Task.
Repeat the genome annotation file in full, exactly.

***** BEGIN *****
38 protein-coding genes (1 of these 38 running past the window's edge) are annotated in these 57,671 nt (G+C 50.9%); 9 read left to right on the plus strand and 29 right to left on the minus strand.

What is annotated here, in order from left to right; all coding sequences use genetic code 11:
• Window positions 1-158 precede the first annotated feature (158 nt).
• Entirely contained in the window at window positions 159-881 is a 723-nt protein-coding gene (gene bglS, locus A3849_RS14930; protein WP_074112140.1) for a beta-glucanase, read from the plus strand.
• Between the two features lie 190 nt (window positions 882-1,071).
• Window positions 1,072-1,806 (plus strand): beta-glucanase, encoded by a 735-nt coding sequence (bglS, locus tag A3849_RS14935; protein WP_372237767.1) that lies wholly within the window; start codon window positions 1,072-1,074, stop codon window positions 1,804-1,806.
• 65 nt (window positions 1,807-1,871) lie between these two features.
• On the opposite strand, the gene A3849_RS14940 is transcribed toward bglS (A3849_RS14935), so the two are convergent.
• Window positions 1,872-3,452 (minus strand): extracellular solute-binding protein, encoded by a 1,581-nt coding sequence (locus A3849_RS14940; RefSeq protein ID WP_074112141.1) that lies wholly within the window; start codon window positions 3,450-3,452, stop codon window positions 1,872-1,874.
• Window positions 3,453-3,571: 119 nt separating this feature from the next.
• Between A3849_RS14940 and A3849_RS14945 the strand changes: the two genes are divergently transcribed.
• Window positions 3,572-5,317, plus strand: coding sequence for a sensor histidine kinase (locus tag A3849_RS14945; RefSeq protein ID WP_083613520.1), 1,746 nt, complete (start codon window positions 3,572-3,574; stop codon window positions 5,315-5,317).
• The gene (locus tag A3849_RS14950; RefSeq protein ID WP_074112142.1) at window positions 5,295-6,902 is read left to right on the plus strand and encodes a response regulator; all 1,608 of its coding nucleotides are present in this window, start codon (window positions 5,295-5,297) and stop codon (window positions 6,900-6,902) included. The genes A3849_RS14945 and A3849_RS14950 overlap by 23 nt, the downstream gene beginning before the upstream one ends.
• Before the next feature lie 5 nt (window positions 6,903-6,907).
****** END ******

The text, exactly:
38 protein-coding genes (1 of these 38 running past the window's edge) are annotated in these 57,671 nt (G+C 50.9%); 9 read left to right on the plus strand and 29 right to left on the minus strand.

What is annotated here, in order from left to right; all coding sequences use genetic code 11:
• Window positions 1-158 precede the first annotated feature (158 nt).
• Entirely contained in the window at window positions 159-881 is a 723-nt protein-coding gene (gene bglS, locus A3849_RS14930; protein WP_074112140.1) for a beta-glucanase, read from the plus strand.
• Between the two features lie 190 nt (window positions 882-1,071).
• Window positions 1,072-1,806 (plus strand): beta-glucanase, encoded by a 735-nt coding sequence (bglS, locus tag A3849_RS14935; protein WP_372237767.1) that lies wholly within the window; start codon window positions 1,072-1,074, stop codon window positions 1,804-1,806.
• 65 nt (window positions 1,807-1,871) lie between these two features.
• On the opposite strand, the gene A3849_RS14940 is transcribed toward bglS (A3849_RS14935), so the two are convergent.
• Window positions 1,872-3,452 (minus strand): extracellular solute-binding protein, encoded by a 1,581-nt coding sequence (locus A3849_RS14940; RefSeq protein ID WP_074112141.1) that lies wholly within the window; start codon window positions 3,450-3,452, stop codon window positions 1,872-1,874.
• Window positions 3,453-3,571: 119 nt separating this feature from the next.
• Between A3849_RS14940 and A3849_RS14945 the strand changes: the two genes are divergently transcribed.
• Window positions 3,572-5,317, plus strand: coding sequence for a sensor histidine kinase (locus tag A3849_RS14945; RefSeq protein ID WP_083613520.1), 1,746 nt, complete (start codon window positions 3,572-3,574; stop codon window positions 5,315-5,317).
• The gene (locus tag A3849_RS14950; RefSeq protein ID WP_074112142.1) at window positions 5,295-6,902 is read left to right on the plus strand and encodes a response regulator; all 1,608 of its coding nucleotides are present in this window, start codon (window positions 5,295-5,297) and stop codon (window positions 6,900-6,902) included. The genes A3849_RS14945 and A3849_RS14950 overlap by 23 nt, the downstream gene beginning before the upstream one ends.
• Before the next feature lie 5 nt (window positions 6,903-6,907).